Margot Wallström is no longer a government minister, Minister for Foreign Affairs
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Speech by Minister for Foreign Affairs Margot Wallström at the installation of Anna Lindh professor Annick Wibben at the Swedish Defence University
Stockholm, Sweden, 9 January 2019. Check against delivery.
Vice Chancellor Enmark, Professor Wibben, dear friends,
Thank you for inviting me to speak today at this inaugural lecture. I know it is not your first time here, but welcome to Stockholm, professor Wibben. And warm congratulations on your appointment. And congratulations to the Swedish Defence University, for receiving a professor with such excellent qualifications in research on security and military studies, international theory, and feminist international relations.
I’m delighted that the idea of an Anna Lindh Professor at the Swedish Defence University has now become a reality. It was an idea that Robert Egnell and I came up with when we sat in my office discussing the best ways to advance the cause of women, peace and security. As many of you already know, one of my highest priorities during the past four years has been to pursue a feminist foreign policy.
I am going to keep this short, as I know that everyone, myself included, is eager to hear Professor Wibben’s lecture. However, I would like to say a few words about Anna Lindh and her legacy. I would also like give an example of why I think a feminist foreign policy is so important: namely, the role played by women in the Colombian peace process.
Anna Lindh was a close friend of mine, and I still miss her immensely following her brutal murder in 2003. Unfortunately, her time in this world was all too short.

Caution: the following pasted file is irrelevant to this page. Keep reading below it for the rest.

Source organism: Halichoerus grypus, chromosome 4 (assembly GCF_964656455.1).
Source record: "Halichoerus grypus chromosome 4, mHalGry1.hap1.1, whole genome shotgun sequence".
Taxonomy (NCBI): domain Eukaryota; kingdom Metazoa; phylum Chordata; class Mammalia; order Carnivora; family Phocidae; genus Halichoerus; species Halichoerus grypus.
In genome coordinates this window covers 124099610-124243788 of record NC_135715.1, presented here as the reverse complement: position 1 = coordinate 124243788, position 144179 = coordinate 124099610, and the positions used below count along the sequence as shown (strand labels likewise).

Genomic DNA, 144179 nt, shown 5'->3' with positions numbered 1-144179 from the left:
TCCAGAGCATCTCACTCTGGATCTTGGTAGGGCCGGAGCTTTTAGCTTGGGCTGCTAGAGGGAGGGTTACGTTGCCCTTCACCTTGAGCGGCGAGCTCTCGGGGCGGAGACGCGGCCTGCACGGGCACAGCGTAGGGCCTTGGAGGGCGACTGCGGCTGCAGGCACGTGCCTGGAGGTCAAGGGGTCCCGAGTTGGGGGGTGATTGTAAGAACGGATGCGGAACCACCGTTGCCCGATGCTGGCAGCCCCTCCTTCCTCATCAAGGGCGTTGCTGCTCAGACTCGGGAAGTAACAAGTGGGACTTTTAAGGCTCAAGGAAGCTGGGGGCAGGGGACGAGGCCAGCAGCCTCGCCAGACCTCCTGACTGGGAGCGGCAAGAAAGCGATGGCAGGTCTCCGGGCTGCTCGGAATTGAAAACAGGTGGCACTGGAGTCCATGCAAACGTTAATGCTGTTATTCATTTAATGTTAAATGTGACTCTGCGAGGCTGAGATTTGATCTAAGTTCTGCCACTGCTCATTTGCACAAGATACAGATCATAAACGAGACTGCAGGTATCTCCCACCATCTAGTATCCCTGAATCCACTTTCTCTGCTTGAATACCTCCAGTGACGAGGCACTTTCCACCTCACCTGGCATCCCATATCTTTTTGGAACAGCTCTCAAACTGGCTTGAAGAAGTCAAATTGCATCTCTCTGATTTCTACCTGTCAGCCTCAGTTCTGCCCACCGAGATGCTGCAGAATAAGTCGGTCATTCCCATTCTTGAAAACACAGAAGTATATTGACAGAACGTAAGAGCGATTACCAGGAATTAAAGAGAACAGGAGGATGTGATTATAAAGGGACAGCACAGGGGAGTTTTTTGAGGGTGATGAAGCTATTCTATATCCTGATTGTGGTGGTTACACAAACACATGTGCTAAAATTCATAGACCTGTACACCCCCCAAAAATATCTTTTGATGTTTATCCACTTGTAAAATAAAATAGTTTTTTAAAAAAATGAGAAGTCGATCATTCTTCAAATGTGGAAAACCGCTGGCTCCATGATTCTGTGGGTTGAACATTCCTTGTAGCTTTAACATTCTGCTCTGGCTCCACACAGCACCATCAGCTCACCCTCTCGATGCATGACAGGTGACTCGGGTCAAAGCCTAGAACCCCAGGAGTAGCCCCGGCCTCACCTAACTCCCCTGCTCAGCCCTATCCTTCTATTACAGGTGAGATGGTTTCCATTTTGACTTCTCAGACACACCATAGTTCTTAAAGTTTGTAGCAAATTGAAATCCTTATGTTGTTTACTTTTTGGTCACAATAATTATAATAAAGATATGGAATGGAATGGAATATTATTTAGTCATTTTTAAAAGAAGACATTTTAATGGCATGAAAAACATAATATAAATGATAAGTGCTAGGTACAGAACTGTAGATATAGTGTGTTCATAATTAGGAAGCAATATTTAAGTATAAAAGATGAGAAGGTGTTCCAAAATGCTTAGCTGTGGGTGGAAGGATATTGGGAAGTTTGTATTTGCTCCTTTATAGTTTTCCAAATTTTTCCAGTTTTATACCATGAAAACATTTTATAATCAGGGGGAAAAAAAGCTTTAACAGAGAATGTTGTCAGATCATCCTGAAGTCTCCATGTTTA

Anna once took her young sons with her to New York, where they visited the UN Headquarters. She showed them the General Assembly, they walked in the corridors and looked at art from all over the world, and they went to the Security Council. Anna’s sons really enjoyed the visit and were interested in everything they saw. But they soon noticed that wherever they went there were lots of men in dark suits. Anna’s youngest son finally asked: “Are the women arriving later?”
Sometimes it takes a child to speak the truth, and this surely was one of those occasions. “Where are the women?” is a phrase I have used too many times in my political life. The lack of women in everything from decision-making to peace negotiations and economic life is still outrageous, and is something I know inspired much of Anna Lindh’s work.
You are perhaps aware that when the formal peace talks between the Colombian Government and FARC began in Havana, Cuba, in November 2012, only one of the 20 negotiators around the table was a woman. A year later, civil society leaders organised the first-ever National Summit of Women and Peace and out of that summit came a clear demand for an inclusive peace process. Two years later, women made up 20 per cent of the Government’s negotiating team and 43 per cent of the FARC delegates.
So, what happened? By organising themselves, these women contributed in crucial ways to the peace-making effort, including by broadening the agenda. Women addressed some of the primary grievances of affected communities, such as land restitution and the right to justice and reparations for victims. Women also negotiated local ceasefires, which improved the local security situation in towns and villages across the country.
Because of demands by women negotiators and civil society, FARC undertook several confidence-building measures, such as an apology process and the release of child soldiers. Finally, women built coalitions and rallied public support in favour of the peace talks. By repairing relations in communities affected by the conflict, women and civil society laid the groundwork for the peace-building efforts necessary for the agreement’s long-term success.
The peace agreement in Colombia serves as a model of inclusion. Women were key to its success, and their continued involvement will be key to the implementation of the peace process and to consolidating peace.
This is just one of the many ways in which gender equality is not just a women’s issue – it’s a peace and security issue. Again, I am very happy and proud that Sweden now has an academic centre for women, peace and security studies here at the Swedish Defence University. And I am convinced that this will contribute to advancing gender equality in peace processes and security policy, thus contributing to peace itself.
With that, I give the floor to Professor Annick Wibben.